How do I name a type that constrains an associated type of a generic parameter to Self?

I'm writing code that has taken the following shape:

use std::marker::PhantomData;
use std::ptr::NonNull;

trait Trait {
    type T;
    // ...  
struct C<T> {
    field: std::vec::Vec<T>,
impl<T> Trait for C<T> {
    type T = T;

struct A<B: Trait<T = Self>>(NonNull<B>, PhantomData<B>);

And now, I'd like to actually use my A using C as the generic parameter. type T = A<C<Self>>; represents what I want, except using Self in a type alias isn't allowed. How do I give a name to the type I want, i.e. "an A using C"?

I'm trying to use this type as a field in another struct, so, I need some way to name the type. However, in my (currently limited) knowledge of Rust, it doesn't seem syntactically possible to actually apply A to C. (It may be possible to apply A to a trait object type or something, but, what I'm actually implementing is basically just a tree-based data structure so anything that's going to compile to extra indirect calls is not usable.)

What are you trying to do? The code snippet by itself doesn't make the intent very clear.

Sorry, struggling with discourse, accidentally hit enter before asking my question. I'm currently updating the post. Sorry! Alright, it's a real question now :stuck_out_tongue:

Trying to satisfy the bounds leads to an infinitely recursive type, A<C<A<C<A<C<A<C<A<C<....>>>>>>>>>>.

What's the practical thing you're trying to accomplish?

Yes, I'm trying to define a tree-like datastructure, so an infinitely recursive type is expected. I believe Rust is capable of dealing with such functional datastructures... just maybe not quite as what I'm doing with associated type bounds?

(I just changed my example C.field to an array of Ts, to make it clearer that my recursive type doesn't necessarily imply an infinite physical chain of As & Cs)

You'll need some sort of indirection, something like a Option<Box<Node>>.

struct Node<T> {
    left: Option<Box<Self>>,
    right: Option<Box<Self>>,
    value: T,

See also the documentation here.

(I haven't tried to connect this back to your OP, but have to leave the keyboard for now I'm afraid.)

Thanks! I'm aware of Box and the like, however they don't solve the problem of type recursion in a bounded associated type. My example does posses the necessary indirection, in that A only contains a pointer to other data.

Can you provide a more complete example that attempts to utilize the bound? The recursive bound won't work, but there may be a practical solution to what you're trying to achieve. (T never bottoms out, and there is no name for such an infinite type; types must resolve at compile time.)

(You don't need to edit your OP; forum conversations tend to flow more linearly.)

If you are trying to define a tree of types, then you will have to do it recursively, practically using a unit or uninhabited type as the base case (the point being that there has to be a base case). For example, a type-level binary tree might look like this:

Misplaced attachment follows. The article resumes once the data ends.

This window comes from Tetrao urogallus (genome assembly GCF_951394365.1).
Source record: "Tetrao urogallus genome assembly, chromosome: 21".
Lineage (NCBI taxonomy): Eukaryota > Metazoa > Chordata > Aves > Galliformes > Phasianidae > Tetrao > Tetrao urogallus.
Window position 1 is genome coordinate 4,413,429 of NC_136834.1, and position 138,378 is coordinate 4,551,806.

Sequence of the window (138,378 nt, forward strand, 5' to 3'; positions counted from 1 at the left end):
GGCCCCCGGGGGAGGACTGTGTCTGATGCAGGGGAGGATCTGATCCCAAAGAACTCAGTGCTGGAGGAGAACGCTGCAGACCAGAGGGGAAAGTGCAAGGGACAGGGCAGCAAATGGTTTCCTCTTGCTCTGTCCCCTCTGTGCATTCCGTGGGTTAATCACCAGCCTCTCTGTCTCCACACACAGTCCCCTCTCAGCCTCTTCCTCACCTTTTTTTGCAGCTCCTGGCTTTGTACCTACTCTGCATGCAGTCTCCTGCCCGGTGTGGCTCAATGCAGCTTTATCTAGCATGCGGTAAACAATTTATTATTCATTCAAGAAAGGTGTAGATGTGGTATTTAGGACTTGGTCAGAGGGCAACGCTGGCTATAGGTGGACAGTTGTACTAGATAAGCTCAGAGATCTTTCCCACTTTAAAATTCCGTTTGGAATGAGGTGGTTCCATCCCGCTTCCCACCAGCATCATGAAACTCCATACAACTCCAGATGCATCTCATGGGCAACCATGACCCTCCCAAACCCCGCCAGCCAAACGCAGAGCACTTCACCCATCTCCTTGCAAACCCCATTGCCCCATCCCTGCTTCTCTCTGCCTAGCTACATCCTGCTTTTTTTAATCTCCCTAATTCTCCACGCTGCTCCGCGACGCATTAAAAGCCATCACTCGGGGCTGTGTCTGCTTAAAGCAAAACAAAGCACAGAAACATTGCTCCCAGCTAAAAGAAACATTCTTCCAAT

trait TreeNode {
    type Left: TreeNode;
    type Right: TreeNode;
    fn print(indent: usize);

struct Nil;

impl TreeNode for Nil {
    type Left = Nil;
    type Right = Nil;
    fn print(indent: usize) {
        println!("{: >width$}", "Nil", width = indent * 4);

impl<L, R> TreeNode for (L, R)
    L: TreeNode,
    R: TreeNode,
    type Left = L;
    type Right = R;
    fn print(indent: usize) {
        println!("{: >width$}", "Node", width = indent * 4);
        L::print(indent + 1);
        R::print(indent + 1);

Ah yeah, if Rust doesn't support recursion in bounds like this, then that's just the answer to the question. Oh well. I suspect this is an obvious consequence of monomorphization, but clearly I need to spend more time thinking about it :P.

Thanks for the help! (And also thanks for offer to help with practical solutions, but I'll explore alternatives on my own for a while :smiley:)

Rust does support recursion in types, but you left out the base case.

Hmm yeah, there may be a way to avoid the issue I'm running into by explicitly drawing out the type-level tree like this; it's clear here how that in this construction, every type will have a finite "name". It's somewhat different from my current approach, but if I abandon it I'll look further into this. Thanks for the suggestion!

I'm not clear on what this means. Is there a trait implementation that could be added to my example that would allow me to define an "A<C<Self>>"? As I understand it, no "base case" (that would cause the type to have a finite non-recursive "name") exists, for my purposes... for example, what if the runtime structure of the objects I was creating was a graph containing cycles?

(I'm not actually interested in modeling cycles with types. Just trying to understand whether it's possible or not to solve my problem anywhere close to along the lines that I was originally trying.)

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